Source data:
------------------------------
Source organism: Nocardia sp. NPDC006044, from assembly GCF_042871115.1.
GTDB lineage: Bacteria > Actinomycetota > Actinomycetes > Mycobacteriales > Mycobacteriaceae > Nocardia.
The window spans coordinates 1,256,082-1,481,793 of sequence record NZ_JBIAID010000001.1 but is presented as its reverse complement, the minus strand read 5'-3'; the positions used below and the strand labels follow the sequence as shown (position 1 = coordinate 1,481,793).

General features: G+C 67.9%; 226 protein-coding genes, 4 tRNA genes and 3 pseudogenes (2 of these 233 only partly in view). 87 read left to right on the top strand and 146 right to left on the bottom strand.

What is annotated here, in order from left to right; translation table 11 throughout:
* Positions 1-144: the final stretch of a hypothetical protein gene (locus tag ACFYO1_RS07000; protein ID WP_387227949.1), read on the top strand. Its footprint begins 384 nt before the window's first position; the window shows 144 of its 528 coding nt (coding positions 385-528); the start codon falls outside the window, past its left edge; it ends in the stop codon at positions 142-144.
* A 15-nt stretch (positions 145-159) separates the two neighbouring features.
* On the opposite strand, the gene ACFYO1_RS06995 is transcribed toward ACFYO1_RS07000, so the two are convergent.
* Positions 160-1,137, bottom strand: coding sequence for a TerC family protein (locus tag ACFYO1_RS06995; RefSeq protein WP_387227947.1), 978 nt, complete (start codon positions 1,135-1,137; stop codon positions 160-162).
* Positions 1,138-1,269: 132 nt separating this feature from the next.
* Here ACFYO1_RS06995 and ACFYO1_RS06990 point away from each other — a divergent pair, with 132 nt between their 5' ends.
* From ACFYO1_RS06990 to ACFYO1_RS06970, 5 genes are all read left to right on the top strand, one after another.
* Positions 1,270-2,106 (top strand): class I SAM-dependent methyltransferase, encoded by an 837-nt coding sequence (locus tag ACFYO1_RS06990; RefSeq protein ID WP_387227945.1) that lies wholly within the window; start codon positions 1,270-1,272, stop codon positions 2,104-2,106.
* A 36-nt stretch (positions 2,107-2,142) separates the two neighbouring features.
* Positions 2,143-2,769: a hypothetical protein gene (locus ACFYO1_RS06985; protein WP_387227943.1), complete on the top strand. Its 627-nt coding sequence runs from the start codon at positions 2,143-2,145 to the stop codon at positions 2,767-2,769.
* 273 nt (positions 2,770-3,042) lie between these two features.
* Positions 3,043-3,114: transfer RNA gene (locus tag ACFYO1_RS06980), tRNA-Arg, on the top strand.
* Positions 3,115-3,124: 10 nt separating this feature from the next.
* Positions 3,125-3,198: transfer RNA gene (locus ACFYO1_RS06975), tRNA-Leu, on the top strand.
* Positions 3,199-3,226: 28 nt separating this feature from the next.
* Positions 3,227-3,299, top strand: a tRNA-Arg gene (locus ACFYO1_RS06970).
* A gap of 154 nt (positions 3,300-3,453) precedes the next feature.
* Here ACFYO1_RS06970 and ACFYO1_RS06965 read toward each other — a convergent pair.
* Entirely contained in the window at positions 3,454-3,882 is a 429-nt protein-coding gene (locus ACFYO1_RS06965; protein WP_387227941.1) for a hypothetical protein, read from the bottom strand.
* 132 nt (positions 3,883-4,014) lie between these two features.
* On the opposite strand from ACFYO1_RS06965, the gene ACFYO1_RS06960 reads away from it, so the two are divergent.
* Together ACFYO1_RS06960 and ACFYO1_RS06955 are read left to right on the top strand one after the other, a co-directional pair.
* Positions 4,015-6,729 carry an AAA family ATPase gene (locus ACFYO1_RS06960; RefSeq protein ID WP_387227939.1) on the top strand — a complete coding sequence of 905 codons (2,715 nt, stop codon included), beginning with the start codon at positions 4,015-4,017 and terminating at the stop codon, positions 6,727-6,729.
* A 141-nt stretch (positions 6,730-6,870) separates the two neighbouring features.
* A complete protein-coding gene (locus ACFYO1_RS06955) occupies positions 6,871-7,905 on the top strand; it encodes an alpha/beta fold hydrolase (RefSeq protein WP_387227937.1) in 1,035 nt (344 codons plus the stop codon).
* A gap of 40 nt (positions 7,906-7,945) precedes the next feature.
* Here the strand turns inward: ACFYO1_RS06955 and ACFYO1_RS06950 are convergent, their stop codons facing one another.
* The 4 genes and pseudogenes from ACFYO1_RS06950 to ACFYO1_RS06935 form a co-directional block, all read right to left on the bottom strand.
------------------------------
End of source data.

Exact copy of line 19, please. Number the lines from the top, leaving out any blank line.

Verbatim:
* Positions 3,125-3,198: transfer RNA gene (locus ACFYO1_RS06975), tRNA-Leu, on the top strand.